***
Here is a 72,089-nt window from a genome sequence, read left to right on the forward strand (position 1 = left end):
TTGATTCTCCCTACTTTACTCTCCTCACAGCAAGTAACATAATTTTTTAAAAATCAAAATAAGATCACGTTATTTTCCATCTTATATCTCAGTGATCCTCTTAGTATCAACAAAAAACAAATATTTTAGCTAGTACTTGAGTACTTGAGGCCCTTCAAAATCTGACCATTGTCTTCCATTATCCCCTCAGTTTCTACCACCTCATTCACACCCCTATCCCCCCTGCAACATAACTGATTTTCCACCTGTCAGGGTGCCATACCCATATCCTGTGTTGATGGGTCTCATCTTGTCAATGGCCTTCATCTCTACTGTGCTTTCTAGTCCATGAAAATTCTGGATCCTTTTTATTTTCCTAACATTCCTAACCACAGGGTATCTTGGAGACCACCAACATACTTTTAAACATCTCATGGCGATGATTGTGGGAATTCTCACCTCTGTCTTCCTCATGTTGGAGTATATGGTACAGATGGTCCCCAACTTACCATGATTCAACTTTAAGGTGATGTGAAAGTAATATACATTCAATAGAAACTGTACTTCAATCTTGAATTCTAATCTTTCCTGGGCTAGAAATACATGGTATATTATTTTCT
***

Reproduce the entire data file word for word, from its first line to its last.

Here is a 72,089-nt window from a genome sequence, read left to right on the forward strand (position 1 = left end):
TTGATTCTCCCTACTTTACTCTCCTCACAGCAAGTAACATAATTTTTTAAAAATCAAAATAAGATCACGTTATTTTCCATCTTATATCTCAGTGATCCTCTTAGTATCAACAAAAAACAAATATTTTAGCTAGTACTTGAGTACTTGAGGCCCTTCAAAATCTGACCATTGTCTTCCATTATCCCCTCAGTTTCTACCACCTCATTCACACCCCTATCCCCCCTGCAACATAACTGATTTTCCACCTGTCAGGGTGCCATACCCATATCCTGTGTTGATGGGTCTCATCTTGTCAATGGCCTTCATCTCTACTGTGCTTTCTAGTCCATGAAAATTCTGGATCCTTTTTATTTTCCTAACATTCCTAACCACAGGGTATCTTGGAGACCACCAACATACTTTTAAACATCTCATGGCGATGATTGTGGGAATTCTCACCTCTGTCTTCCTCATGTTGGAGTATATGGTACAGATGGTCCCCAACTTACCATGATTCAACTTTAAGGTGATGTGAAAGTAATATACATTCAATAGAAACTGTACTTCAATCTTGAATTCTAATCTTTCCTGGGCTAGAAATACATGGTATATTATTTTCT